Monday, March 4, 2013
Dodger, written by Terry Pratchett. Doubleday, Random House. 2012. $29.95 ages 12 and up
I finished reading Terry Pratchett's latest book a week ago; every scene is still fresh and memorable. I must admit that from my initial meeting with the Artful Dodger in the high school play Oliver in the mid-1960s he has been my favorite character. I loved his style, his chutzpah, and his take on life as one of Fagin's minions.
This book had me from its first page...I could have filled my journal with favorite quotes. Terry Pratchett is a superb storyteller and captured my attention immediately. Was he really going to make Charles Dickens a character in his story? Indeed, he does! Mister Charlie is one of the first people who makes an impression on Dodger after he helps a young woman who is being treated badly by the men sent to return her to her abusive husband.
Mister Charlie is impressed with Dodger's bravery in the face of great danger to himself, and he takes him under his wing and helps him find safety for the young woman. Her name is Simplicity. Dodger is a young and charming man, who knows his place in Victorian London society. His life with his landlord Solomon has prepared him well for the changes in his circumstance. Dodger is a tosher, foraging in the sewers and finding daily treasure that he shares with Solomon in exchange for room and board. Solomon admires the young man's pluck and tenacity.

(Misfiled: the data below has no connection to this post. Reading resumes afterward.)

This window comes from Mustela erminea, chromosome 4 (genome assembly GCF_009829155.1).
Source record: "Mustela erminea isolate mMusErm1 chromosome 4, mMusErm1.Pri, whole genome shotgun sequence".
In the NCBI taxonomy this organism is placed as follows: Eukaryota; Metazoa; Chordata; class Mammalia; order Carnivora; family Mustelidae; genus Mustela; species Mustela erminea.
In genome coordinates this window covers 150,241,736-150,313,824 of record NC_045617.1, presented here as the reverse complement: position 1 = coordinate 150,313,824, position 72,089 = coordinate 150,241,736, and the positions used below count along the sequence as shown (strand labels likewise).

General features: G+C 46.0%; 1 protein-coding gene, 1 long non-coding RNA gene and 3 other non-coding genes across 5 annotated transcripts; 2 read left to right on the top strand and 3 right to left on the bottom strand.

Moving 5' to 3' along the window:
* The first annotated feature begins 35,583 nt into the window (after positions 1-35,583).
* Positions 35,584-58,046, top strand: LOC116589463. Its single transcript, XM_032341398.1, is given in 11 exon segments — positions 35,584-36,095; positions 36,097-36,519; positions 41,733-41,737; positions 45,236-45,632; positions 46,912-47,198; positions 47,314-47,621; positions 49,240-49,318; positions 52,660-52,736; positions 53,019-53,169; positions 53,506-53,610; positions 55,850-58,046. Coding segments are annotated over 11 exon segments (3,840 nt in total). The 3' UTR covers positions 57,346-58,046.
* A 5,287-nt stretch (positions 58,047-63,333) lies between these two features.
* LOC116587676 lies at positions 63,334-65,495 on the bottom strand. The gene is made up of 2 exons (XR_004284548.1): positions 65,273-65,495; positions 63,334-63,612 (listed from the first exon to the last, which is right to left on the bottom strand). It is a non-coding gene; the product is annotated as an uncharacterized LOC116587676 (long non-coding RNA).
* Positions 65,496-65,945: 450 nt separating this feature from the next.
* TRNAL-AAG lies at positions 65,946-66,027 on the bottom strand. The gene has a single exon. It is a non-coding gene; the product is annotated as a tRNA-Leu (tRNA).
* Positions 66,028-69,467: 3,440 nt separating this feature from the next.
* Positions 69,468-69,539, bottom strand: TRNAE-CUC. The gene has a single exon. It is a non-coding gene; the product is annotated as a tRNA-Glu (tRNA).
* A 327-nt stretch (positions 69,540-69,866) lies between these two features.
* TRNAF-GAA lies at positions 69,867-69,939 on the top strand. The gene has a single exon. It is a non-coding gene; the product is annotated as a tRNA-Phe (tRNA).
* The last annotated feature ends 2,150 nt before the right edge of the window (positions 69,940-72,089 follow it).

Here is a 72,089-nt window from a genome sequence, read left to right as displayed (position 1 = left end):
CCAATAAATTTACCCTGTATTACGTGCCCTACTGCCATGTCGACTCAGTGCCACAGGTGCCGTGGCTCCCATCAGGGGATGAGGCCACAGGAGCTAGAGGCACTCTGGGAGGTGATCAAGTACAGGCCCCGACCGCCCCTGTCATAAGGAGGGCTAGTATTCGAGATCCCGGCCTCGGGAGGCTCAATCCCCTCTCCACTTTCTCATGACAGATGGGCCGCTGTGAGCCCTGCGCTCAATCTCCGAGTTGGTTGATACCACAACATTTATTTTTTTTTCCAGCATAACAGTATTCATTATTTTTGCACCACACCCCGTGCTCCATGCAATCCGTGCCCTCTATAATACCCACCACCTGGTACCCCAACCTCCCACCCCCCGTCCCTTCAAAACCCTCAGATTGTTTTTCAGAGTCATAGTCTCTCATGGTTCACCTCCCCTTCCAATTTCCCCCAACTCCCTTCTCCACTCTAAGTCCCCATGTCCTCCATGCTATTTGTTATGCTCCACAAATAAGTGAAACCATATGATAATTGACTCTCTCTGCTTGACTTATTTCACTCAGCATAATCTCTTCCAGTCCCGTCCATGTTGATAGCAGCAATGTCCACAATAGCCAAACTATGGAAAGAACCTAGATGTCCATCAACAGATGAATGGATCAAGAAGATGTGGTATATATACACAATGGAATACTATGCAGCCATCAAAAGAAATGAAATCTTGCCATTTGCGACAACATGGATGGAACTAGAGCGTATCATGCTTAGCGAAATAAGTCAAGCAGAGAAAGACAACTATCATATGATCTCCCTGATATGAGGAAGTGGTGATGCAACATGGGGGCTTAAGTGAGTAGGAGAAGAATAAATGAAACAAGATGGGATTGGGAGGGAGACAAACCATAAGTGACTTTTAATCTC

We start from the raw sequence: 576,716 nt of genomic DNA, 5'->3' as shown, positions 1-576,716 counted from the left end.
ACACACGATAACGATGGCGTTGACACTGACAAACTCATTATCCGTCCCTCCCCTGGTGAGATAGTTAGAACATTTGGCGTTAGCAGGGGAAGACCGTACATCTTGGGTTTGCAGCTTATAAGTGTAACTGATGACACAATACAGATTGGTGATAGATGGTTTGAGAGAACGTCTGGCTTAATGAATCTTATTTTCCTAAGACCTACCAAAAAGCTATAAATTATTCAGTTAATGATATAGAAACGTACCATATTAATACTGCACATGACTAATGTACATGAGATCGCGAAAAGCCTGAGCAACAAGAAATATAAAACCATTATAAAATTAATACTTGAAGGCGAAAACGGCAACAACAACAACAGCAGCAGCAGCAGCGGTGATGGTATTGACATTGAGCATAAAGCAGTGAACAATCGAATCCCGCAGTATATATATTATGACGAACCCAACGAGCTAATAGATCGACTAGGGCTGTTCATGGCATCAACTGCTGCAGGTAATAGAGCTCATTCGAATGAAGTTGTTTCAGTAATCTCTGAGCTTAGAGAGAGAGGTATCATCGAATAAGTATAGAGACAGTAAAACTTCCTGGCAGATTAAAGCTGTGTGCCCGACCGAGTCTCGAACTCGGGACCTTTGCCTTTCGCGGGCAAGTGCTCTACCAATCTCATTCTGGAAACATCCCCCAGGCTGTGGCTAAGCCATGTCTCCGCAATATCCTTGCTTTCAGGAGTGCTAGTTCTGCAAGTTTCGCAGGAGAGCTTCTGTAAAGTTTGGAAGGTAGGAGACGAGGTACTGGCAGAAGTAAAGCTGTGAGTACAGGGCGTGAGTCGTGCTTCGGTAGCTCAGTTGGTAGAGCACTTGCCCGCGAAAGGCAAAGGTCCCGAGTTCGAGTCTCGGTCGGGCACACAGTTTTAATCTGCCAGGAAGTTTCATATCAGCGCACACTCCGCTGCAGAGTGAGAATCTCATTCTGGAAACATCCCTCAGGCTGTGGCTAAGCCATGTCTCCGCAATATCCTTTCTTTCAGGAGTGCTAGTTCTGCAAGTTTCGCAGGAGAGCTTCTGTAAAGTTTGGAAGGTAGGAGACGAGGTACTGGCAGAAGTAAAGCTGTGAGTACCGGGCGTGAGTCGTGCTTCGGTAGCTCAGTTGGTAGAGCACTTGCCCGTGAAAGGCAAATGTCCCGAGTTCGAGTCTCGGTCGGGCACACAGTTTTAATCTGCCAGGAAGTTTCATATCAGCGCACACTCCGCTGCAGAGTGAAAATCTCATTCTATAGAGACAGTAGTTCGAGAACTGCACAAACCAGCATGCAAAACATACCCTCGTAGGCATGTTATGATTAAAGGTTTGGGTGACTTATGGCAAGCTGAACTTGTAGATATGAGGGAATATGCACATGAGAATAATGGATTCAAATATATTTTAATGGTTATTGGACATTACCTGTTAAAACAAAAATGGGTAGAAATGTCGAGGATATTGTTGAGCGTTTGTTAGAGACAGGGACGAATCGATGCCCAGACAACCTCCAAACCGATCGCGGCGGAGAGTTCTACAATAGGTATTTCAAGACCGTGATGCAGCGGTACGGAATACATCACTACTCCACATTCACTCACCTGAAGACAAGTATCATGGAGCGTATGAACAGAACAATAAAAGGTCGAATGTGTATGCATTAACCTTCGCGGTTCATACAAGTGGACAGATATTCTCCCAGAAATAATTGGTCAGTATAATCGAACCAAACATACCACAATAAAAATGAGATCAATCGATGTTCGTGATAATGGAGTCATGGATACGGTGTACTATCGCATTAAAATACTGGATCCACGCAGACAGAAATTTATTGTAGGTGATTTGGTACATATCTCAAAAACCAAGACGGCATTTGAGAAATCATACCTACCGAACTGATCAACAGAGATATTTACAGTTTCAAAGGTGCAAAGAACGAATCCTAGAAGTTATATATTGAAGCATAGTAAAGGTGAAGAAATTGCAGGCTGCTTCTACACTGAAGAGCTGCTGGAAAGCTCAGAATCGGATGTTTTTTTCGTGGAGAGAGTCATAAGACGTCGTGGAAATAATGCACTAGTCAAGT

With twists and turns galore and a new identity to protect Simplicity, Dodger's life path is changed and Solomon helps him deal with those changes. He becomes a much admired member of society, rising quickly and astonishing many:
"The following day the coach arrived exactly on time and with Serendipity on board. When they set off again Solomon, who seemed to know everything about these matters, said: "This is, of course, a private audience. But just remember, Her Majesty is in charge. Do not speak until you are spoken to. Never, ever interrupt and - and I stress this, Dodger - don't get familiar. Do you understand?"
While solving the mystery of the young woman, Dodger meets a number of historical figures making this smart and thoroughly entertaining tale perfect fare for those who love history, particularly of the Victorian England kind. Witty wordplay such as Dodger wanting to be a 'successful urchin' by 'studying how to urch' makes it a reader's delight and makes me want to read it all over again. He is a wonderful character, worthy of our attention and forever memorable.
Were I a screenwriter I would want to adapt this story for the silver screen so that those who won't likely read his story might still come to know this witty, intelligent and oh, so charming young man.